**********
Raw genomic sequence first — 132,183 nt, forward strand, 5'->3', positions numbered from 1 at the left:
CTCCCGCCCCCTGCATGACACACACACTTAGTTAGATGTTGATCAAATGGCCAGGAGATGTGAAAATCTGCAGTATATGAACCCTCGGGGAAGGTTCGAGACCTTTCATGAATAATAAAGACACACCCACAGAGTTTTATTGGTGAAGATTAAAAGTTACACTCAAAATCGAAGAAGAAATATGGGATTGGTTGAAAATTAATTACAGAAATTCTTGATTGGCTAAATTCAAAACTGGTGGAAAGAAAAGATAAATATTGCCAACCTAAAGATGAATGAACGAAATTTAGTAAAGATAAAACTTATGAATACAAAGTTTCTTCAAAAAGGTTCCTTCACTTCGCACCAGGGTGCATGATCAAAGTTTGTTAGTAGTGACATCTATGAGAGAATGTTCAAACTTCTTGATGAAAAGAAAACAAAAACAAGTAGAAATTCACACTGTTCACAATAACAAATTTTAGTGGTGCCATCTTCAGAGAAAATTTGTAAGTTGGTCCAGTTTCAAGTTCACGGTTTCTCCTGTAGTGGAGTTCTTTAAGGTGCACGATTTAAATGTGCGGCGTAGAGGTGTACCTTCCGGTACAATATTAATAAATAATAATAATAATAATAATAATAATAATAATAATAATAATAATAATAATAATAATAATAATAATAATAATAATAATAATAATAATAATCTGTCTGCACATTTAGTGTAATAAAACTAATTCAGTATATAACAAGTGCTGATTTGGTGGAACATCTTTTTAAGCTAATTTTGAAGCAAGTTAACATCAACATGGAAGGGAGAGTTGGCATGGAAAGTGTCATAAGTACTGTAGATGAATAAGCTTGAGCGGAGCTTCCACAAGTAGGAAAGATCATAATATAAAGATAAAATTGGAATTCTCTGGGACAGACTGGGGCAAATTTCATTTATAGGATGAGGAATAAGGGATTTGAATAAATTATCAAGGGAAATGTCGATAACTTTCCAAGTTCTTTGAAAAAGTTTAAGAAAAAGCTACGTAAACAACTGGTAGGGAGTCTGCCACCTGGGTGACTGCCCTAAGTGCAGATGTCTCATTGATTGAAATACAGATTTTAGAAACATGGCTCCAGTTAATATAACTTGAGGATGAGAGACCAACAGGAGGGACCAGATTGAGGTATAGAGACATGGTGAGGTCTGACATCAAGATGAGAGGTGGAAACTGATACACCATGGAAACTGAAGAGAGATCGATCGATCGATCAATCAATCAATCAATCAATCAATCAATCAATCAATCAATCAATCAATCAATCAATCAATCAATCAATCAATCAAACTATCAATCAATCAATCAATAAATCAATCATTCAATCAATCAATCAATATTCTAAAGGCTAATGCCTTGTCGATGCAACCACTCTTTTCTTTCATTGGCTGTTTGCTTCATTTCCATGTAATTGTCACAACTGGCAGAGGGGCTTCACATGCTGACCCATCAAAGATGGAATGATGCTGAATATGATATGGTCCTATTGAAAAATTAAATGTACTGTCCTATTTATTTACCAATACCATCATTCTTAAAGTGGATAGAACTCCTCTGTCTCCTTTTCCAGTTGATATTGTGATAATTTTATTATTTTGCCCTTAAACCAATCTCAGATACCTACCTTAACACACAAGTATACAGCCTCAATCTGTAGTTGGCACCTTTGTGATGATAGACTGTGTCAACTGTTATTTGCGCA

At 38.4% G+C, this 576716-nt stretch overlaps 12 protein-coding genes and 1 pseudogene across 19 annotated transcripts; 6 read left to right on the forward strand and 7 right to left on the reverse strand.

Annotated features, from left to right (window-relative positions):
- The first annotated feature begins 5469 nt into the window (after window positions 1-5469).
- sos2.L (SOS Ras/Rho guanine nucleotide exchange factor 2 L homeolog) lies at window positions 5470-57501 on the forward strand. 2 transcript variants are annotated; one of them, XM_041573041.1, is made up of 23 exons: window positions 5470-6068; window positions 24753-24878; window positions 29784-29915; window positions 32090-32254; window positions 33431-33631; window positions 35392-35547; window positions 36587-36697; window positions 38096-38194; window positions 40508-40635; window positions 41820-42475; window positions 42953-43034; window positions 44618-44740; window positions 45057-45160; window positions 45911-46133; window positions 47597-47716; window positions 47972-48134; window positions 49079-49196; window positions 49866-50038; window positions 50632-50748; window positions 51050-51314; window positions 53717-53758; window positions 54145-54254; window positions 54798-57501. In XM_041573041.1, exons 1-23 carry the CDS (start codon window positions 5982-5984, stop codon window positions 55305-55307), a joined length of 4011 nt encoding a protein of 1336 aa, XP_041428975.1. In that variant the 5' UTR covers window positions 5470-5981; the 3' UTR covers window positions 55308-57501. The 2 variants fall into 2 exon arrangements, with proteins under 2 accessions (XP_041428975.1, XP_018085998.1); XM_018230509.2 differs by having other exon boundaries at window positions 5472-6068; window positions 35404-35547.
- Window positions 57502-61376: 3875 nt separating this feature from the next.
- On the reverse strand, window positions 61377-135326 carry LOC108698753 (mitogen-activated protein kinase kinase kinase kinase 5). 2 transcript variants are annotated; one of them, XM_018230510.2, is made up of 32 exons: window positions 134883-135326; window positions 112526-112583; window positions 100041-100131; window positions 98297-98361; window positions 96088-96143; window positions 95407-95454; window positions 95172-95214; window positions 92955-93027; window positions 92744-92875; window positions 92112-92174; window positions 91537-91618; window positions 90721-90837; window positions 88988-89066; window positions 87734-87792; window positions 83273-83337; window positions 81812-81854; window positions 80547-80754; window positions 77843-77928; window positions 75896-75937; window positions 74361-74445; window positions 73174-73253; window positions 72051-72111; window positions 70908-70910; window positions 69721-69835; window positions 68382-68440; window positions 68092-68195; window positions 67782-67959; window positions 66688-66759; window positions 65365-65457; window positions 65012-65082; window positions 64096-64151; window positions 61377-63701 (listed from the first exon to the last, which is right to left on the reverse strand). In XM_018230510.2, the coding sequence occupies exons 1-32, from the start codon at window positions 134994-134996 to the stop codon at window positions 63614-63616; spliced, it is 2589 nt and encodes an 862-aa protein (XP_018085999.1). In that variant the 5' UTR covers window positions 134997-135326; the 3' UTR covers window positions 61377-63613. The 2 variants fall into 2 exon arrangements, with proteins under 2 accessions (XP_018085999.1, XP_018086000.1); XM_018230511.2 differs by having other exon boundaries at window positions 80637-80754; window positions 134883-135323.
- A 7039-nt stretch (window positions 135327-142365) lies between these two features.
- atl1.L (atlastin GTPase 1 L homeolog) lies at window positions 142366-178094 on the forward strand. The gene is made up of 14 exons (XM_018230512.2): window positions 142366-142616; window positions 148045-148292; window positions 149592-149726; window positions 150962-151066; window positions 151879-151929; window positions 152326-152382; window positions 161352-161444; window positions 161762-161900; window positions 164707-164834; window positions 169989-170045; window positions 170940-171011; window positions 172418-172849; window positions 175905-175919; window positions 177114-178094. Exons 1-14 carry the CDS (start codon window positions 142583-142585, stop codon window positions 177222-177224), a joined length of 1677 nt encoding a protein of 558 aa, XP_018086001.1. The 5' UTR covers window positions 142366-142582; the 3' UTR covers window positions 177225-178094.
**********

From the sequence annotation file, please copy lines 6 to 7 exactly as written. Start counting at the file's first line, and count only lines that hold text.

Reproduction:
- sos2.L (SOS Ras/Rho guanine nucleotide exchange factor 2 L homeolog) lies at window positions 5470-57501 on the forward strand. 2 transcript variants are annotated; one of them, XM_041573041.1, is made up of 23 exons: window positions 5470-6068; window positions 24753-24878; window positions 29784-29915; window positions 32090-32254; window positions 33431-33631; window positions 35392-35547; window positions 36587-36697; window positions 38096-38194; window positions 40508-40635; window positions 41820-42475; window positions 42953-43034; window positions 44618-44740; window positions 45057-45160; window positions 45911-46133; window positions 47597-47716; window positions 47972-48134; window positions 49079-49196; window positions 49866-50038; window positions 50632-50748; window positions 51050-51314; window positions 53717-53758; window positions 54145-54254; window positions 54798-57501. In XM_041573041.1, exons 1-23 carry the CDS (start codon window positions 5982-5984, stop codon window positions 55305-55307), a joined length of 4011 nt encoding a protein of 1336 aa, XP_041428975.1. In that variant the 5' UTR covers window positions 5470-5981; the 3' UTR covers window positions 55308-57501. The 2 variants fall into 2 exon arrangements, with proteins under 2 accessions (XP_041428975.1, XP_018085998.1); XM_018230509.2 differs by having other exon boundaries at window positions 5472-6068; window positions 35404-35547.
- Window positions 57502-61376: 3875 nt separating this feature from the next.